Synopses & Reviews
Martha takes center stage in these two funny tales about what it means to be in a play!
First, Helen must play Halleyand#8217;s Comet in her schooland#8217;s solar system playand#8212;but she has to learn to
use her gifts and overcome her stage fright! Then, everyoneand#8217;s favorite talking dog has to face the most dreaded role for a dogand#8212;a cat!and#8212;after being cast as the Cheshire Cat in a production of Alice in Wonderland.
Young thespians will find a glossary of vocabulary and activities to help them write and act in their own productions!
Just Grace and the Terrible Tutu on our Fall 2010 list
Just Grace and the Snack Attack
"New characters, such as the hyperactive "Owen 1," keep the story fresh, but readers will most enjoy Grace's angst-ridden first-person narrative, delivered with her usual comic touch. Cartoon illustrations (and directions for creating a zine) enliven the text and help to showcase Grace's artistic talent." --Booklist
"[R]eaders will appreciate her straightforward, honest discussion of strong emotions they'll be sure to relate to." --Horn Book
Just Grace Goes Green
"Girls who are settling into chapter book series featuring Clementine and Judy Moody will love the fast pace and familiar school and family situations. . . . Harpers sketches add interest and break up the text, leaving the new reader time to pause and smile. "-Horn Book
Just Grace Walks the Dog
"Graces cartoon illustrations and charts enliven the conversational, first-person text. . .Her ruminations about the ways that peopleand animalsmay not be what they seem will provide both entertainment and food for thought for a wide range of readers."Kirkus Reviews
"Harper has created a quick enjoyable read in this third 'Grace' book."Library Media Connection
Still Just Grace
"Harper's strength is her understanding of third-grade angst...she explores with a comic touch...Suggest this reassuring look at friendship and family to fans of Judy Moody and Clementine." Booklist
"Dealing with the problems of friendship and change in a lively way...a good addition to the middle-grade shelves." School Library Journal
Booksense Summer Selection 2007
"The kids come alive in the story, and Harper, the author of several previous books, including the graphic novel Fashion Kitty (2005), enhances the comical goings-on with sparkling cartoon sketches. Equally delightful is the wry voice of energetic Just Grace, who never misses an opportunity to point out the injustices life has dealt her. Shes a hero through and through. Give this to fans of Ann Nagdas Meow Means Mischief (2003) or anyone looking for a funny book." Booklist, starred review
"Grace is a funny, mischievous protagonist who should easily find a place in the pantheon of precocious third graders. Fans of Amber Brown, Clementine, and Judy Moody will love her." School Library Journal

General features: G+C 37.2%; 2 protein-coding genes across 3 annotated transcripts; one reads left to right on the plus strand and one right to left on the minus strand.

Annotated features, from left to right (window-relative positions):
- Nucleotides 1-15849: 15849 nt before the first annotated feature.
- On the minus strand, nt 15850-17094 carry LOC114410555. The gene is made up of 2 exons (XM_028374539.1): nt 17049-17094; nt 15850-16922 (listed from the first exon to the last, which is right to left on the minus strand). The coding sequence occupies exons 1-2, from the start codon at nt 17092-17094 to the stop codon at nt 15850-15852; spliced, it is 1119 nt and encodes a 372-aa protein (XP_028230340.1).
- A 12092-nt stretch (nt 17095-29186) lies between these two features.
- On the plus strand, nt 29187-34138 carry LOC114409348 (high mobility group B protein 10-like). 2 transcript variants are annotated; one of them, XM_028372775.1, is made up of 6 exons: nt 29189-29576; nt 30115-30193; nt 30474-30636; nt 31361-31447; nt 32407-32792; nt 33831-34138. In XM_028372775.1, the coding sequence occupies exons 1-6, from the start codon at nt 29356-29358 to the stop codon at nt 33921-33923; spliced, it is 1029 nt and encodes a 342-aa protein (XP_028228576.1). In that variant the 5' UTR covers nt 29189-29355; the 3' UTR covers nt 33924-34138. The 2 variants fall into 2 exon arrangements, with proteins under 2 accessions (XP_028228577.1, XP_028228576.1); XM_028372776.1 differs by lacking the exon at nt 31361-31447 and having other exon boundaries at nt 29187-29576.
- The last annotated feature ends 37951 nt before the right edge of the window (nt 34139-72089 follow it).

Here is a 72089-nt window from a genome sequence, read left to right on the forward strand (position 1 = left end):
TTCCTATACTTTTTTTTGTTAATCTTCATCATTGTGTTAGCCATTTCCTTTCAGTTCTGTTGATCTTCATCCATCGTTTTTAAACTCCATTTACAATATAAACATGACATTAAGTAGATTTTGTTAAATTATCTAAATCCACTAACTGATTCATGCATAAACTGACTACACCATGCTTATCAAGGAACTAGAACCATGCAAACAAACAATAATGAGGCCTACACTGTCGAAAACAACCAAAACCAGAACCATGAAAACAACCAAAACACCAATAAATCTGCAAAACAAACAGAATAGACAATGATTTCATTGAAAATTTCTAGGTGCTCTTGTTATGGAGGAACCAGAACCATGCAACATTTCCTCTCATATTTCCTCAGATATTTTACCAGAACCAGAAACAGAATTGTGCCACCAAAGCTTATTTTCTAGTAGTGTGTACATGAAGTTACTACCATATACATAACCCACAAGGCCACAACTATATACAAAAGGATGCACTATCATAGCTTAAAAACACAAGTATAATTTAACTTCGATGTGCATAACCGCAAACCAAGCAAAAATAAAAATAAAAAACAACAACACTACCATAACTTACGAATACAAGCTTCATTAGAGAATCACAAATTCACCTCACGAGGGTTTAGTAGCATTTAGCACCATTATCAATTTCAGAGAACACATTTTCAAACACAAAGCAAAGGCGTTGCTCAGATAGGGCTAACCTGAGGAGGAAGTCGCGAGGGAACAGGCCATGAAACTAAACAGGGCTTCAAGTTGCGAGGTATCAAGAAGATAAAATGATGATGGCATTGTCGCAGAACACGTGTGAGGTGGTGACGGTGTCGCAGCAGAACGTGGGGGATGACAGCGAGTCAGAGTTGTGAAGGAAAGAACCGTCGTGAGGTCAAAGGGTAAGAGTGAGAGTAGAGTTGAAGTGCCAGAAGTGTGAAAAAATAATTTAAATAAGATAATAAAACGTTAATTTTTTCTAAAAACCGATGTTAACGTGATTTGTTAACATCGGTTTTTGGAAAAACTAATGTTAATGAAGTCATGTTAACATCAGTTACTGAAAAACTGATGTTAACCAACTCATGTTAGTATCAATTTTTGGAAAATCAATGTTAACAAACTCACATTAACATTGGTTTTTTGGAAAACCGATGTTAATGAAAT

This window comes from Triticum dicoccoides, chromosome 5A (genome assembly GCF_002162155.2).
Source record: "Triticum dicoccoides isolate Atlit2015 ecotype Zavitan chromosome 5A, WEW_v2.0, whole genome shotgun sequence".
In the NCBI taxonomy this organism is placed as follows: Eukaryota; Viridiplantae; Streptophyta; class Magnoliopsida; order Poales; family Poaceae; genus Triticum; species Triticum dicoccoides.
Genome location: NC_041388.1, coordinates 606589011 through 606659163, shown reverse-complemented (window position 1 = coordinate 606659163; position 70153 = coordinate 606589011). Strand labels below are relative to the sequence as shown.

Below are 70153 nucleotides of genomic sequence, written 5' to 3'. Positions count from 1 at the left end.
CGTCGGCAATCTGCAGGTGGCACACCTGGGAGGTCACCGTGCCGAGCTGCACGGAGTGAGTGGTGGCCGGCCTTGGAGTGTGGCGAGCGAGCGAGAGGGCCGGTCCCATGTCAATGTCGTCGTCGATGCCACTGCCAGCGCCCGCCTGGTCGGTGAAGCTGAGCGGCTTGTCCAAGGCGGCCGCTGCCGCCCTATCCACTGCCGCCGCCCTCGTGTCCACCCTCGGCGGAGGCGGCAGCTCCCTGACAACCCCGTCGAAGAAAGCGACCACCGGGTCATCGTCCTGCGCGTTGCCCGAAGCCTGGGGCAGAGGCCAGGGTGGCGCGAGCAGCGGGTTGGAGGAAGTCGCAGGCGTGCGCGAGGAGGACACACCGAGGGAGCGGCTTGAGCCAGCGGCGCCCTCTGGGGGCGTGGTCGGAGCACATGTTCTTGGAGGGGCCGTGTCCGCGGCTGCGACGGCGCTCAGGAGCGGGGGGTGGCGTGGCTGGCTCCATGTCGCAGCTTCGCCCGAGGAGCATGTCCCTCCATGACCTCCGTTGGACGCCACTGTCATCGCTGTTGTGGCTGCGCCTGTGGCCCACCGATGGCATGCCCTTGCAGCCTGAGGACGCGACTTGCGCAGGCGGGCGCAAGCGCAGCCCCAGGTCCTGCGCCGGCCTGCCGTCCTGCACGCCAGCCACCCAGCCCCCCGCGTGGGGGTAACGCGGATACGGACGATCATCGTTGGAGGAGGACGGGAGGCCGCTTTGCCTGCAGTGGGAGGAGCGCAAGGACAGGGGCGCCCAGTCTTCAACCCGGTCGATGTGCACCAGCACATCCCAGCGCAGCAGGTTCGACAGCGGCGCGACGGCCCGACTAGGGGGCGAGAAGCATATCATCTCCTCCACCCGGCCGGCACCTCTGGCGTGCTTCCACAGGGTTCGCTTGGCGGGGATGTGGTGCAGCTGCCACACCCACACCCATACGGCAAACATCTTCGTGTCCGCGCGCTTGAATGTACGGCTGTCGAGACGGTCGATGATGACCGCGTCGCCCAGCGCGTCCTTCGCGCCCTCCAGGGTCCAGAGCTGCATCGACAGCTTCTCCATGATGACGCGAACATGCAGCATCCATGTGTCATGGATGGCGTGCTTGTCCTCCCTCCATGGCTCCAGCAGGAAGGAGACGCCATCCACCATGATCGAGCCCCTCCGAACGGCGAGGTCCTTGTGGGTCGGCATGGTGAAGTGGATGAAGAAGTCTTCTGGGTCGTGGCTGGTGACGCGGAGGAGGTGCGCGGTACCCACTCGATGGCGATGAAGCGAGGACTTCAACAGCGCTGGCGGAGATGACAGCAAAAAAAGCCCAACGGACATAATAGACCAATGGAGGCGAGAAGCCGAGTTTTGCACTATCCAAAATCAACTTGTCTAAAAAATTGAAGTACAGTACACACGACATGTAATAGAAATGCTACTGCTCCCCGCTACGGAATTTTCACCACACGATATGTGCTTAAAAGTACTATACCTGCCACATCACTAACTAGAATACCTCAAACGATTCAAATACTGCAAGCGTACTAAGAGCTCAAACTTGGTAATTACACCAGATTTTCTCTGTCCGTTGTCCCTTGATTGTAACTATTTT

"Annie Barrows accomplishes the almost impossible task of reflecting the world of second grader, creating the tension and drama of family and friendships in language that can be read easily by child who recently graduated from easy readers to early chapter books. " - Lisa Von Drasek, Children's Librarian, Bank Street College of Education
After begging their parents for ballet lessons, Ivy and Bean finally get what they want. The girls have no interest in learning to dance gracefully, but they have promised their parents they'd finish the course. Now they must figure out how to get out of the recital without breaking their promise. Full color.
Finally! After months of begging their parents for ballet lessons, Ivy and Bean finally get what they want . . . well, not exactly. Much to their surprise, it turns out ballet lessons do not cover karate chops and roundhouse kicks. The girls have no interest in learning how to dance gracefully, but they promised their parents they would finish the entire balletcourse! When it comes time for Ivy and Bean to participate in the ocean-themed class recital, the girls must figure out a way to get out of it without breaking their promises.
This full-color Martha Speaks chapter book includes two stories about show business!and#160;In one, Helen has to overcome her stage fright and let her talents shine. In the second, Martha learns a lot about acting when she has to play the role of someone entirely unlike herselfand#8212;a CAT!
About the Author
Susan Meddaugh was born and raised in Montclair, New Jersey. She graduated from Wheaton College, where she studied French literature and fine arts. After working briefly with an advertising agency in New York, she moved to Boston and worked at a publishing company for ten years, first as a designer, then art editor, and finally as art director. While there, she did the illustrations for Good Stones (Houghton Mifflin) by Anne Epstein, and then decided to strike out on her own as a freelance illustrator and creator of children's books. Since that time, Susan has written and illustrated many popular books for children, including Martha Speaks, which was chosen as a New York Times Best Illustrated Book for 1992. In 1998 she was awarded the New England Book Award, given by the New England Booksellers Association to recognize a body of work. Her work also was acknowledged with a New York Times Best Illustrated Award. She lives in Sherborn, Massachusetts.